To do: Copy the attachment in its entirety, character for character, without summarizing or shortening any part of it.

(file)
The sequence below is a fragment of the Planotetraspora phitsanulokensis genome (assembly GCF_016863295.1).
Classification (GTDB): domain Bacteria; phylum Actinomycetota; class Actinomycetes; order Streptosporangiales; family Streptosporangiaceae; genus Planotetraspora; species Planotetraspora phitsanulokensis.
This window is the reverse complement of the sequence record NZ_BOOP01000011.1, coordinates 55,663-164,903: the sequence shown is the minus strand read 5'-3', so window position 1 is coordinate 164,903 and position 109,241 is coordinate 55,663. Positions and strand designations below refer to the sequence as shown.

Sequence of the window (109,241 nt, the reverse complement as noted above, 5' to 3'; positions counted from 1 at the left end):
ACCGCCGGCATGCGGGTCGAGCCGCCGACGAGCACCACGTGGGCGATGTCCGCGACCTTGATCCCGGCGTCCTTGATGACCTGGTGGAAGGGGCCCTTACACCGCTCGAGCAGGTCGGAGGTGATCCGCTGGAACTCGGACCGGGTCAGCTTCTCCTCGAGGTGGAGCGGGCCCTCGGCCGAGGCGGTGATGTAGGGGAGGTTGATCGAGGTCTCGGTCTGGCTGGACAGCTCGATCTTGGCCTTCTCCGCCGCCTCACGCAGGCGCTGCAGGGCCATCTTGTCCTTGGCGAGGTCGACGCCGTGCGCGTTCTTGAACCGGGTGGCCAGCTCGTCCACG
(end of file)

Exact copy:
The sequence below is a fragment of the Planotetraspora phitsanulokensis genome (assembly GCF_016863295.1).
Classification (GTDB): domain Bacteria; phylum Actinomycetota; class Actinomycetes; order Streptosporangiales; family Streptosporangiaceae; genus Planotetraspora; species Planotetraspora phitsanulokensis.
This window is the reverse complement of the sequence record NZ_BOOP01000011.1, coordinates 55,663-164,903: the sequence shown is the minus strand read 5'-3', so window position 1 is coordinate 164,903 and position 109,241 is coordinate 55,663. Positions and strand designations below refer to the sequence as shown.

Sequence of the window (109,241 nt, the reverse complement as noted above, 5' to 3'; positions counted from 1 at the left end):
ACCGCCGGCATGCGGGTCGAGCCGCCGACGAGCACCACGTGGGCGATGTCCGCGACCTTGATCCCGGCGTCCTTGATGACCTGGTGGAAGGGGCCCTTACACCGCTCGAGCAGGTCGGAGGTGATCCGCTGGAACTCGGACCGGGTCAGCTTCTCCTCGAGGTGGAGCGGGCCCTCGGCCGAGGCGGTGATGTAGGGGAGGTTGATCGAGGTCTCGGTCTGGCTGGACAGCTCGATCTTGGCCTTCTCCGCCGCCTCACGCAGGCGCTGCAGGGCCATCTTGTCCTTGGCGAGGTCGACGCCGTGCGCGTTCTTGAACCGGGTGGCCAGCTCGTCCACG